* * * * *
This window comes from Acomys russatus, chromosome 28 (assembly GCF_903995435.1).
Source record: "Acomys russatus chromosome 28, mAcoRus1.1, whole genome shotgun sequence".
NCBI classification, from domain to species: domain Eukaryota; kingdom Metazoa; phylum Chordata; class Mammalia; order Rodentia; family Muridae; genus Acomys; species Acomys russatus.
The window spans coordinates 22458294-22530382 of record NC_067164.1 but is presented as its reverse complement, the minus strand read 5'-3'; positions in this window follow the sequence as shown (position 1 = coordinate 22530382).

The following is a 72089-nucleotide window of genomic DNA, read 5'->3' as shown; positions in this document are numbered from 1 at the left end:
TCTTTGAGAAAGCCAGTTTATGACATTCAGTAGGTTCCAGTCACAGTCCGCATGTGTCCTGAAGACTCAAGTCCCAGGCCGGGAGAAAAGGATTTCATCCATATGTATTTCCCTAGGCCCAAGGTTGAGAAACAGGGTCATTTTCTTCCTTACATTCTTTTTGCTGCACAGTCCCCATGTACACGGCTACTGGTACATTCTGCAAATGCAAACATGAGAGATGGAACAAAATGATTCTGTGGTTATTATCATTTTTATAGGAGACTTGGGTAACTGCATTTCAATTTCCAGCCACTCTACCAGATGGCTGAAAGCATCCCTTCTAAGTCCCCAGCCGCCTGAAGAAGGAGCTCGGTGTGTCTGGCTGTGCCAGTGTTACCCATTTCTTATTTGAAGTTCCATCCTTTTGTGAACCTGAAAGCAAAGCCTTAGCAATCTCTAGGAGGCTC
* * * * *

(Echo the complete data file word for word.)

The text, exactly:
This window comes from Acomys russatus, chromosome 28 (assembly GCF_903995435.1).
Source record: "Acomys russatus chromosome 28, mAcoRus1.1, whole genome shotgun sequence".
NCBI classification, from domain to species: domain Eukaryota; kingdom Metazoa; phylum Chordata; class Mammalia; order Rodentia; family Muridae; genus Acomys; species Acomys russatus.
The window spans coordinates 22458294-22530382 of record NC_067164.1 but is presented as its reverse complement, the minus strand read 5'-3'; positions in this window follow the sequence as shown (position 1 = coordinate 22530382).

The following is a 72089-nucleotide window of genomic DNA, read 5'->3' as shown; positions in this document are numbered from 1 at the left end:
TCTTTGAGAAAGCCAGTTTATGACATTCAGTAGGTTCCAGTCACAGTCCGCATGTGTCCTGAAGACTCAAGTCCCAGGCCGGGAGAAAAGGATTTCATCCATATGTATTTCCCTAGGCCCAAGGTTGAGAAACAGGGTCATTTTCTTCCTTACATTCTTTTTGCTGCACAGTCCCCATGTACACGGCTACTGGTACATTCTGCAAATGCAAACATGAGAGATGGAACAAAATGATTCTGTGGTTATTATCATTTTTATAGGAGACTTGGGTAACTGCATTTCAATTTCCAGCCACTCTACCAGATGGCTGAAAGCATCCCTTCTAAGTCCCCAGCCGCCTGAAGAAGGAGCTCGGTGTGTCTGGCTGTGCCAGTGTTACCCATTTCTTATTTGAAGTTCCATCCTTTTGTGAACCTGAAAGCAAAGCCTTAGCAATCTCTAGGAGGCTC